US20060069344A1 (en) * 1995-06-05 2006-03-30 Mary Southam Device for transdermal electrotransport delivery of fentanyl and sufentanil
US6355025B1 (en) 1995-06-07 2002-03-12 Alza Corporation Adjustable electrotransport drug delivery using a fixed output controller
US6402732B1 (en) 1995-08-29 2002-06-11 Vyteris, Inc. Iontophoretic drug delivery device having high-efficiency DC-to-DC energy conversion circuit
US6167301A (en) * 1995-08-29 2000-12-26 Flower; Ronald J. Iontophoretic drug delivery device having high-efficiency DC-to-DC energy conversion circuit
US6522919B1 (en) 1995-08-29 2003-02-18 Vyteris, Inc. Iontophoretic drug delivery device having high-efficiency DC-to-DC energy conversion circuit
WO1997014472A1 (en) * 1995-10-20 1997-04-24 Nexmed, Inc. Apparatus and method for delivering electrical stimulus to tissue
US5607461A (en) * 1995-10-20 1997-03-04 Nexmed, Inc. Apparatus and method for delivering electrical stimulus to tissue
WO1997036640A1 (en) * 1996-03-29 1997-10-09 Alza Corporation Electrotransport drug delivery device having tactile stimulus generator
US6216033B1 (en) 1996-05-22 2001-04-10 Alza Corporation Device for transdermal electrotransport delivery of fentanyl and sufentanil
US6086572A (en) * 1996-05-31 2000-07-11 Alza Corporation Electrotransport device and method of setting output
US7918842B2 (en) 1996-07-02 2011-04-05 Massachusetts Institute Of Technology Medical device with controlled reservoir opening
US6123861A (en) * 1996-07-02 2000-09-26 Massachusetts Institute Of Technology Fabrication of microchip drug delivery devices
US20080051766A1 (en) * 1996-07-02 2008-02-28 Massachusetts Institute Of Technology Method for Operating Microchip Reservoir Device
US5797898A (en) * 1996-07-02 1998-08-25 Massachusetts Institute Of Technology Microchip drug delivery devices
US7901397B2 (en) 1996-07-02 2011-03-08 Massachusetts Institute Of Technology Method for operating microchip reservoir device
US7892221B2 (en) 1996-07-02 2011-02-22 Massachusetts Institute Of Technology Method of controlled drug delivery from implant device
WO1998044985A1 (en) * 1997-04-04 1998-10-15 Becton Dickinson And Company Disabling circuit for an iontophoretic system
EP0904801A3 (en) * 1997-08-27 2000-01-05 Becton Dickinson and Company Method of detecting events or conditions in an iontophoretic drug delivery system
US5899876A (en) * 1997-08-27 1999-05-04 Becton, Dickinson And Company Multiple site drug delivery system
EP0906767A3 (en) * 1997-08-27 2000-01-05 Becton Dickinson and Company Multiple site drug delivery system
US20030028170A1 (en) * 1998-08-31 2003-02-06 Birch Point Medical, Inc. Controlled dosage drug delivery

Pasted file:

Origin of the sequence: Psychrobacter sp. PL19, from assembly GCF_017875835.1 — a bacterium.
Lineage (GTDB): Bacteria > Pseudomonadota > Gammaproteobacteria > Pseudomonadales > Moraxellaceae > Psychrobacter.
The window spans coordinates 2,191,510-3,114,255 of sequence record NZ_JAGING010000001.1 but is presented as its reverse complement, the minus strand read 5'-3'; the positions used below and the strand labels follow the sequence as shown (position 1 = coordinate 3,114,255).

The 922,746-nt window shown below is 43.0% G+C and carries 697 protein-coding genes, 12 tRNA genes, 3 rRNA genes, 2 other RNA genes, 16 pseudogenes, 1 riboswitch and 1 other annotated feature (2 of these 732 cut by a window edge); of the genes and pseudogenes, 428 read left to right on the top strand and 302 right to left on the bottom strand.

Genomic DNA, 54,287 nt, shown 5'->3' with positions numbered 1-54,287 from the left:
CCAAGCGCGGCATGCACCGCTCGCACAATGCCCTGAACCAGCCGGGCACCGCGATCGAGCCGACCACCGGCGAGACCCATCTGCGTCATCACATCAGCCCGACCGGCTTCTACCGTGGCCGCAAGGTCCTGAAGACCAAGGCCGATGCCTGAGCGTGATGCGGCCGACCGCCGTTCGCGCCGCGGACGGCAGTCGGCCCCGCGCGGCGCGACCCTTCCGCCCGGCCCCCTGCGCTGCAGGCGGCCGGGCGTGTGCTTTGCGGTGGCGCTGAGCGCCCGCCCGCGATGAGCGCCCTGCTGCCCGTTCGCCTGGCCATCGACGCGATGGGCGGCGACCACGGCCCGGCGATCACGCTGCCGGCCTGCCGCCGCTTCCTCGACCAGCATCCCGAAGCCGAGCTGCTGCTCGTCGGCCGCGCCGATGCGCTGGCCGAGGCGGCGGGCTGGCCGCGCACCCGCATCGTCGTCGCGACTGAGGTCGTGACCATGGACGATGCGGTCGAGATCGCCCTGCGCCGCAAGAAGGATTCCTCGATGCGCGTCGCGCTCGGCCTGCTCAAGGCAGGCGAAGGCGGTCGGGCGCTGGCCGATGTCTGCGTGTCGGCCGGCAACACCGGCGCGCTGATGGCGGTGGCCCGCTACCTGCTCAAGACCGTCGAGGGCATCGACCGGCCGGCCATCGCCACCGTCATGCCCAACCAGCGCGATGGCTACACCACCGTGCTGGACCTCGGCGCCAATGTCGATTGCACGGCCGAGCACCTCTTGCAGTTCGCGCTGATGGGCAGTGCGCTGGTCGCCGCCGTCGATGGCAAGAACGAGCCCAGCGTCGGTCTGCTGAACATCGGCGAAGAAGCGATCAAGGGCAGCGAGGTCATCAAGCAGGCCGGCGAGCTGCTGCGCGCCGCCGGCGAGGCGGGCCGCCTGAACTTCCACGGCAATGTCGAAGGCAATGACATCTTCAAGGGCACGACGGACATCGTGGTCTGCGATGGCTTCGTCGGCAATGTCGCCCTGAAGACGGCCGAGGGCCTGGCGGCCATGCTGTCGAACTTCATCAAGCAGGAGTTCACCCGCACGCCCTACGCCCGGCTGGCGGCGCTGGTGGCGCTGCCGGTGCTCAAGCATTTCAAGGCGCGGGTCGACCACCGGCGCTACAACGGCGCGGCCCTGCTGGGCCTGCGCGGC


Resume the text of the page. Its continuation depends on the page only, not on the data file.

US7031768B2 (en) 1998-08-31 2006-04-18 Birch Point Medical, Inc. Controlled dosage drug delivery
WO2000012172A1 (en) 1998-08-31 2000-03-09 Birch Point Medical Inc. Controlled dosage drug delivery system
US6895271B2 (en) 1998-09-15 2005-05-17 Biophoretic Therapeutic Systems, Llc Iontophoretic drug delivery electrodes and method
US6858018B1 (en) 1998-09-28 2005-02-22 Vyteris, Inc. Iontophoretic devices
US8328788B2 (en) 1999-03-12 2012-12-11 Nitric Biotherapeutics, Inc. Methods and systems for electrokinetic delivery of a substance
US7127285B2 (en) 1999-03-12 2006-10-24 Transport Pharmaceuticals Inc. Systems and methods for electrokinetic delivery of a substance
FR2799655A1 (en) * 1999-05-20 2001-04-20 Becton Dickinson Co Tours to increase the reliability of a system for iontophoresis
US6678555B2 (en) 1999-05-20 2004-01-13 Vyteris, Inc. Circuits for increasing the reliability of an iontophoretic system
US7070592B2 (en) 1999-12-10 2006-07-04 Massachusetts Institute Of Technology Medical device with array of electrode-containing reservoirs
US20040248320A1 (en) * 1999-12-10 2004-12-09 Santini John T. Medical device with array of electrode-containing reservoirs
US20020188241A1 (en) * 1999-12-30 2002-12-12 Birch Point Medical, Inc. Rate adjustable drug delivery system
WO2001049365A1 (en) 1999-12-30 2001-07-12 Birch Point Medical, Inc. Rate adjustable drug delivery system
US7016723B2 (en) 1999-12-30 2006-03-21 Birch Point Medical, Inc. Rate adjustable drug delivery system
US6421561B1 (en) 1999-12-30 2002-07-16 Birch Point Medical, Inc. Rate adjustable drug delivery system
US7445766B2 (en) 2000-03-02 2008-11-04 Microchips, Inc. Medical device and method for diagnostic sensing
US7016724B2 (en) 2000-03-10 2006-03-21 Transport Pharmaceuticals, Inc. Electrokinetic delivery system for self-administration of medicaments and methods therefor
US6792306B2 (en) 2000-03-10 2004-09-14 Biophoretic Therapeutic Systems, Llc Finger-mounted electrokinetic delivery system for self-administration of medicaments and methods therefor
US8352024B2 (en) 2000-03-10 2013-01-08 Nitric Biotherapeutics, Inc. Electrokinetic delivery system for self-administration of medicaments and methods therefor
US6735470B2 (en) 2000-05-31 2004-05-11 Biophoretic Therapeutic Systems, Llc Electrokinetic delivery of medicaments
US7069073B2 (en) 2000-05-31 2006-06-27 Biophoretic Therapeutic Systems, Llc Electrokinetic delivery of medicaments
WO2002022204A2 (en) 2000-09-11 2002-03-21 Alza Coporation Transdermal electrotransport device and method for manufacturing same
US20090036822A1 (en) * 2000-09-11 2009-02-05 Alza Corporation Electrotransport Agent Delivery Method and Apparatus
US6738662B1 (en) * 2000-11-21 2004-05-18 Steven R. Frank Electrolytic substance infusion device
US20040137603A1 (en) * 2001-04-23 2004-07-15 Herbert Muller-Hartmann Circuit arrangement for injecting nucleic acids and other biologically active molecules into the nucleus of higher eucaryontic cells using electrical current